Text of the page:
Almine Rech, founder and president of Almine Rech gallery, remarked:
« I am born in Paris and throughout my youth heard of César, who was already famous. I saw his works very early on and I remember people’s amazement when he invented the first Expansions. They were a revolution in sculpture and for the art world at the time. I am very proud to be showing César work, he had a profound impact on his era through his constant exploration of a field that he made his own and by continually reinventing himself. It’s impressive how in a very personal and original way, he reactivated the discoveries of modern sculpture, especially the assemblage of found objects. I’m also very interested in his dialogue with Picasso, a creative and intellectual reality: they knew each other well, as the beautiful photographs in the sunny south of France they both loved show ».

About the artist:
César (César Baldaccini, 1921-1998) was born to Italian parents in the Belle de Mai quarter of Marseille, France. At the time, this area of the Mediterranean port city was chaotic and economically depressed, teeming with waves of immigrant populations and the detritus of their lives. The cross section of excess and deprivation that Marseille represented would serve as a significant source of César’s artistic endeavors.

First at the Ecole des Beaux-Arts in his city of birth, and later at the school’s main outpost in Paris, César studied classical sculptural and drafting techniques until the late 1940s when he moved into a studio beneath the atelier of Alberto Giacometti. For economical reasons, César began collecting refuse metals and forging them into zoomorphic and anthropomorphic forms. Known as Fers (Irons), these objects acknowledge both the destruction of war and the subsequent reconstruction of Europe (both human and material). The works from this period demonstrate the artist’s fascination with salvaging life from waste and revealing the innumerable lives that lay hidden within material.

In 1960, a scrap metal factory near Paris installed a new American steel press large enough to compress entire automobiles. César was enthralled by the metamorphosis that ensued from his volumetric concentration. He became increasingly convinced that compression produced quintessential monuments to the modern mechanical age. César’s Compressions expressed this line of thinking: to conceive these works, the artist compacted junkyard debris into rough rectangular blocks. These objects were initially interpreted as merely rejecting traditional sculptural processes. Yet César’s creation of Compressions did not simply replace earlier artistic approaches with mechanical operations. rather, these artworks imparted the artist’s unique interest in commingling questions of material, physic, authorship, and context. His dedication to the aesthetic appropriation of reality spoke to the Nouveau Réalistes, so much so that the forerunners of that french art movement made césar a second-wave signatory of their manifesto in 1961. In 1967, César began experimenting with a new form of polyurethane foam - a liquid mixture that expands many times larger than its original volume.The resulting works, entitled Expansions, are the ultimate expression of technology meeting life. They convey the possibilities of freedom found within a chemical reaction and a physical gesture. That the material refused to conform to a mold, and continued to transform once poured onto a gallery floor, inspired César to perform the process in public through a series of happenings in the 1960s.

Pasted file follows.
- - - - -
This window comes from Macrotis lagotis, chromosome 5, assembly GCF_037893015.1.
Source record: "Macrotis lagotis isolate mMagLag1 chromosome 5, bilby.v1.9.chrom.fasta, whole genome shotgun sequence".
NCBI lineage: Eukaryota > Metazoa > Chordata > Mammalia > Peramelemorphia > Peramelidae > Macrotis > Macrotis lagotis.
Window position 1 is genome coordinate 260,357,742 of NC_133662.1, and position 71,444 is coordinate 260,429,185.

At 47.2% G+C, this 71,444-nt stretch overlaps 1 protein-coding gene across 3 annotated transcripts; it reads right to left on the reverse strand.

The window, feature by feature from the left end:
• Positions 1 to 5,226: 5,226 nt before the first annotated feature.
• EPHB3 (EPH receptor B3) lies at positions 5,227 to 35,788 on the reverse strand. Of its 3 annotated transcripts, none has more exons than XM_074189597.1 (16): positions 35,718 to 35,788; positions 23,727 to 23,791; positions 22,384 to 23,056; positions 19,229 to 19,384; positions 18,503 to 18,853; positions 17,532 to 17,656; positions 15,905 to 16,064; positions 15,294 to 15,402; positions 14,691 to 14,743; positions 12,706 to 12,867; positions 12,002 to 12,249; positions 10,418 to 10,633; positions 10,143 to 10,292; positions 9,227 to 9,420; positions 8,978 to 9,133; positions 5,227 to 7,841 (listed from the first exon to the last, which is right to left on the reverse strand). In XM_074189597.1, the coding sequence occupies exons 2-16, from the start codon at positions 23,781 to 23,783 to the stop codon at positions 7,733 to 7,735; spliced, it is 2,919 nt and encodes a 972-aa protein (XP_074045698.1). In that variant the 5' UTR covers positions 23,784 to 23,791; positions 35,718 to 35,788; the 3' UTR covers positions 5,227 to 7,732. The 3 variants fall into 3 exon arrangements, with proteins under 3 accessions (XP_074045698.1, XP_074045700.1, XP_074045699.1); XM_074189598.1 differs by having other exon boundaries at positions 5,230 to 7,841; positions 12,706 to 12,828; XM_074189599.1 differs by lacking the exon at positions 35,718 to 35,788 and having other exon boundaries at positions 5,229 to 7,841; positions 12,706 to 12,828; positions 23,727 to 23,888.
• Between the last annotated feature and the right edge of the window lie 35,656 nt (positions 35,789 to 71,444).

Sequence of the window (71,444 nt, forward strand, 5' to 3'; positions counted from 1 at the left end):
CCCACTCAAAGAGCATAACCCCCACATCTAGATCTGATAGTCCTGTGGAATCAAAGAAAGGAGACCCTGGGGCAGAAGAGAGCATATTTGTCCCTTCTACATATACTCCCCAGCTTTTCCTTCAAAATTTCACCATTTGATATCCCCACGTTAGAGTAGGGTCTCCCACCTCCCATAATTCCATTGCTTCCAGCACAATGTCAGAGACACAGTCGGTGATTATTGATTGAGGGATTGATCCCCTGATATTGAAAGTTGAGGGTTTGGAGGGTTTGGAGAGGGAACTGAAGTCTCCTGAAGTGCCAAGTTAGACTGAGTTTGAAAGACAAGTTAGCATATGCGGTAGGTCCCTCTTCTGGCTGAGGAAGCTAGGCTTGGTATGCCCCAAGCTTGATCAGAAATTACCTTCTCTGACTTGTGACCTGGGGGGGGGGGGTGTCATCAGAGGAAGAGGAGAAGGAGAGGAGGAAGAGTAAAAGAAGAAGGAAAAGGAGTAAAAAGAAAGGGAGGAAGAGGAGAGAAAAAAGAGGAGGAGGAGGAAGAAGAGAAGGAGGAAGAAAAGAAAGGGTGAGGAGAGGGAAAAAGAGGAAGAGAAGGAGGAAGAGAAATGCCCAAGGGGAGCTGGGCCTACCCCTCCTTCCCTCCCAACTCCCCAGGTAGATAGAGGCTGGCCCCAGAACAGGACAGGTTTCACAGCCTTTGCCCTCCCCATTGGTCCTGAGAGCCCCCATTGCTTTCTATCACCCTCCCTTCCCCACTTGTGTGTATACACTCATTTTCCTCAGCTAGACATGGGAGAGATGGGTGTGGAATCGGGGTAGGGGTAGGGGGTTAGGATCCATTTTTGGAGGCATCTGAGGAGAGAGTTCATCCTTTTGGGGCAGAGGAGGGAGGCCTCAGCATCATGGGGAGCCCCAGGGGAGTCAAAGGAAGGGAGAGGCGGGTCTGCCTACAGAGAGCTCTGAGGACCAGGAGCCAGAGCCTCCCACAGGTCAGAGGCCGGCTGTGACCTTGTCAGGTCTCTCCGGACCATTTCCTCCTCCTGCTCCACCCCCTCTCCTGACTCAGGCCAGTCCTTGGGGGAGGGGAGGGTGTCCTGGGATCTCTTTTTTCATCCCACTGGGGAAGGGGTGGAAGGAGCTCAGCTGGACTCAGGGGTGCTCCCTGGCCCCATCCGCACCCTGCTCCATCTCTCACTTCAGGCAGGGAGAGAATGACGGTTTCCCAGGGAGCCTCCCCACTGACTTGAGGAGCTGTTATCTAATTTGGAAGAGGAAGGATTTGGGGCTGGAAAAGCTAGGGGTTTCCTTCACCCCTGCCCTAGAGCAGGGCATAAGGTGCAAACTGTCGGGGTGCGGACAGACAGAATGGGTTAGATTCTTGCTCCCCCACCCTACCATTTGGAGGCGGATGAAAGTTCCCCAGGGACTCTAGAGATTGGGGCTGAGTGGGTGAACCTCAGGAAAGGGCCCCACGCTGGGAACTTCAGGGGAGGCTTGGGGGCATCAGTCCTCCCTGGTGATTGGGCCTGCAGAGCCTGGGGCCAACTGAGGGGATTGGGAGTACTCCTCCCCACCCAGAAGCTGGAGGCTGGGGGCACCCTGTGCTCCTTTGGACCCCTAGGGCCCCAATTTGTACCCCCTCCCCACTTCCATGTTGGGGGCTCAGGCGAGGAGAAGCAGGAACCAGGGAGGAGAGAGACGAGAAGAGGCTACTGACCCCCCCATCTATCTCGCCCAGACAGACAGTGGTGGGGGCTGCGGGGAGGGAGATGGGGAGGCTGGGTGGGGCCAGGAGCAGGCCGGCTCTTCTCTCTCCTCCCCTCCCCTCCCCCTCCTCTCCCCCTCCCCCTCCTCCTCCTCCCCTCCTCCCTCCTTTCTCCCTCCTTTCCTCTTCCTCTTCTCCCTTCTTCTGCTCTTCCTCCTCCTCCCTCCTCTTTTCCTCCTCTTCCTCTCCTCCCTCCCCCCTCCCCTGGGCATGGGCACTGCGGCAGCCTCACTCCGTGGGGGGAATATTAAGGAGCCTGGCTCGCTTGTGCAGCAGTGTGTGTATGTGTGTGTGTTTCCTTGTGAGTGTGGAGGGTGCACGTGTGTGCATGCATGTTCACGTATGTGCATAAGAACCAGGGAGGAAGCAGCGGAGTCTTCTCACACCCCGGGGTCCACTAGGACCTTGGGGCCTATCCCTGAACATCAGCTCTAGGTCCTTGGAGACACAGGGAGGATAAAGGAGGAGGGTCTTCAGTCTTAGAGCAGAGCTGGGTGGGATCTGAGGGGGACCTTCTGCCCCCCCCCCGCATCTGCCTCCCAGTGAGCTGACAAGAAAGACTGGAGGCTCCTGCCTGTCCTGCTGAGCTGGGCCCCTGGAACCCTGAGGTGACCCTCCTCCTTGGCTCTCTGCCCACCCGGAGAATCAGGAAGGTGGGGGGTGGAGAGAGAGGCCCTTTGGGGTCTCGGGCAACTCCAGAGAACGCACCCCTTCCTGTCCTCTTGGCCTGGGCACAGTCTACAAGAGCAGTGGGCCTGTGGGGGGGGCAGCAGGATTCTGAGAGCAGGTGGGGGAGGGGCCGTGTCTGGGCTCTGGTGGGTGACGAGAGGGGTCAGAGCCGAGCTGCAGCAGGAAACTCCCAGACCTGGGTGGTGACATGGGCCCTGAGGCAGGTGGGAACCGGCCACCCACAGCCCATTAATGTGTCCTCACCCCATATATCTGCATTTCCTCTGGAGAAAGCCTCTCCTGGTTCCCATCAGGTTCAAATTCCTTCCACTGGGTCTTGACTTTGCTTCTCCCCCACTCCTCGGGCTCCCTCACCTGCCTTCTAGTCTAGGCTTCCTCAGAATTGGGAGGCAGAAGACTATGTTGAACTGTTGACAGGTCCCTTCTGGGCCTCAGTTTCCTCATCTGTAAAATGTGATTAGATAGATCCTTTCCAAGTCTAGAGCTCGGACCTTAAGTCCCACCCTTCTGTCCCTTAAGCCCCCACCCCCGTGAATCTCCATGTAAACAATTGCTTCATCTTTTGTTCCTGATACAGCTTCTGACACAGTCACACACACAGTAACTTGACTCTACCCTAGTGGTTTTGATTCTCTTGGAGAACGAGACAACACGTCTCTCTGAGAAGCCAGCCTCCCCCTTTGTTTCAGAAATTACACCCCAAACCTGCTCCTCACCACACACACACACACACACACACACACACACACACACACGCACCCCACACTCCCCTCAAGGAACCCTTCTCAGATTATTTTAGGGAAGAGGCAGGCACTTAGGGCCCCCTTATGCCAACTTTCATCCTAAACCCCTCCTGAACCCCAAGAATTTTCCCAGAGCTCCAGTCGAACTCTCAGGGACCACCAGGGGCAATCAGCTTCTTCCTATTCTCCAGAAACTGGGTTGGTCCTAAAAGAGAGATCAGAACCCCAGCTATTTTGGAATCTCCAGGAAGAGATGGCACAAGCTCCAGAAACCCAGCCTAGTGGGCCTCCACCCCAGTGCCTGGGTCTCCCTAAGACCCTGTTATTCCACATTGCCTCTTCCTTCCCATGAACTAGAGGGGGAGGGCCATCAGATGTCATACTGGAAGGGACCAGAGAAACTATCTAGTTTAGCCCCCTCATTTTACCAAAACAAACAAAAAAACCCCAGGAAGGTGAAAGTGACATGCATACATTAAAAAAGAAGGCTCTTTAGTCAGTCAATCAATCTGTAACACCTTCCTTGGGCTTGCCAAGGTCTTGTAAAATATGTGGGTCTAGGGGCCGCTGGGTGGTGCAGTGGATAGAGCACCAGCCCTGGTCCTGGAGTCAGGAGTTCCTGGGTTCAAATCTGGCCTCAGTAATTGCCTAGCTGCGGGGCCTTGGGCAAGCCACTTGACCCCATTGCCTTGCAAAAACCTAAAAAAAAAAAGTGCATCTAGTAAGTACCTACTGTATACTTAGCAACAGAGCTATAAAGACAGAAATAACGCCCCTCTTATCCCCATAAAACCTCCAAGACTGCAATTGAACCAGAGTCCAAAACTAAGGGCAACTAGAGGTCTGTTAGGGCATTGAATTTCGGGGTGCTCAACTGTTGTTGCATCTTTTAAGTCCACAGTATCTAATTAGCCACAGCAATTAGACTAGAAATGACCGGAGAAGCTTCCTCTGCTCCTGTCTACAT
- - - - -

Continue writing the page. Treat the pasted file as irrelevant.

Throughout his career, César explored the potential of fluctuating scale and shape. In particular, the development of plastic polymers in the 60s led the artist in a new direction: he began making casts from human body parts in sizes ranging from miniature to monumental. César created resin reproductions of breasts that span 16 feet in diameter as well as bronze renderings of his own thumb that tower over viewers. These pieces appear to us as simultaneously familiar and alien, intimate and remote, droll and grave.

FONDATION CESAR
www.fondationcesar.org

Media contact
Andrea Schwan | info@andreaschwan.com  | +1 917-371-5023
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Media contact for Almine Rech
Meg Huckaby | mhuckaby@fitzandco.art | +1 646-589-0928

Media contact for Salon94
Andrea Schwan | info@andreaschwan.com  | +1 917-371-5023